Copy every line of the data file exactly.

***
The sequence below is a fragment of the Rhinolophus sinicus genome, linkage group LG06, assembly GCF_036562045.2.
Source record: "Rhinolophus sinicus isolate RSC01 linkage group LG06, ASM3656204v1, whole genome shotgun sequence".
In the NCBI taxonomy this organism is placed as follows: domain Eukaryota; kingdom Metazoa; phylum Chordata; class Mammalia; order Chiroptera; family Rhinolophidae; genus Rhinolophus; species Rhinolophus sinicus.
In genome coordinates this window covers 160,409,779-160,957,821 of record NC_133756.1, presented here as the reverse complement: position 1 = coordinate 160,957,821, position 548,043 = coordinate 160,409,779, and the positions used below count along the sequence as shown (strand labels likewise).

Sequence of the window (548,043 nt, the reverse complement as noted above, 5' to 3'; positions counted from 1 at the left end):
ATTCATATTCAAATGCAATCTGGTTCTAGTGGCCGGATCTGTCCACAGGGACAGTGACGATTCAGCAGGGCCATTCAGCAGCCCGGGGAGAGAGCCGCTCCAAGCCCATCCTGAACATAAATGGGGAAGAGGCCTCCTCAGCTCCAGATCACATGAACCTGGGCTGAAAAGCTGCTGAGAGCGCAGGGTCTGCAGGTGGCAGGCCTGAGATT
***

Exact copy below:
The sequence below is a fragment of the Rhinolophus sinicus genome, linkage group LG06, assembly GCF_036562045.2.
Source record: "Rhinolophus sinicus isolate RSC01 linkage group LG06, ASM3656204v1, whole genome shotgun sequence".
In the NCBI taxonomy this organism is placed as follows: domain Eukaryota; kingdom Metazoa; phylum Chordata; class Mammalia; order Chiroptera; family Rhinolophidae; genus Rhinolophus; species Rhinolophus sinicus.
In genome coordinates this window covers 160,409,779-160,957,821 of record NC_133756.1, presented here as the reverse complement: position 1 = coordinate 160,957,821, position 548,043 = coordinate 160,409,779, and the positions used below count along the sequence as shown (strand labels likewise).

Sequence of the window (548,043 nt, the reverse complement as noted above, 5' to 3'; positions counted from 1 at the left end):
ATTCATATTCAAATGCAATCTGGTTCTAGTGGCCGGATCTGTCCACAGGGACAGTGACGATTCAGCAGGGCCATTCAGCAGCCCGGGGAGAGAGCCGCTCCAAGCCCATCCTGAACATAAATGGGGAAGAGGCCTCCTCAGCTCCAGATCACATGAACCTGGGCTGAAAAGCTGCTGAGAGCGCAGGGTCTGCAGGTGGCAGGCCTGAGATT